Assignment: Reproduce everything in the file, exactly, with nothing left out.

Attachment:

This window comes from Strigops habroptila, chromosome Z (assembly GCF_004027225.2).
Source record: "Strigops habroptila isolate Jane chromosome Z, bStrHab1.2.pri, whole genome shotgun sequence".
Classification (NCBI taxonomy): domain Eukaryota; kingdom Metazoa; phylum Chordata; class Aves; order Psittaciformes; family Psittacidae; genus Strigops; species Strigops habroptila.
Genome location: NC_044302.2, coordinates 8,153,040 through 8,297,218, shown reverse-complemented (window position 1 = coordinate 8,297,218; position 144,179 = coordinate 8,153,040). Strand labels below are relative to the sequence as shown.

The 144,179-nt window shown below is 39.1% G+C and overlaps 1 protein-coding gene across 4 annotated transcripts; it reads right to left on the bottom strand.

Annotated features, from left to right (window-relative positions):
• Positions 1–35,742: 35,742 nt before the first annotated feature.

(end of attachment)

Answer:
This window comes from Strigops habroptila, chromosome Z (assembly GCF_004027225.2).
Source record: "Strigops habroptila isolate Jane chromosome Z, bStrHab1.2.pri, whole genome shotgun sequence".
Classification (NCBI taxonomy): domain Eukaryota; kingdom Metazoa; phylum Chordata; class Aves; order Psittaciformes; family Psittacidae; genus Strigops; species Strigops habroptila.
Genome location: NC_044302.2, coordinates 8,153,040 through 8,297,218, shown reverse-complemented (window position 1 = coordinate 8,297,218; position 144,179 = coordinate 8,153,040). Strand labels below are relative to the sequence as shown.

The 144,179-nt window shown below is 39.1% G+C and overlaps 1 protein-coding gene across 4 annotated transcripts; it reads right to left on the bottom strand.

Annotated features, from left to right (window-relative positions):
• Positions 1–35,742: 35,742 nt before the first annotated feature.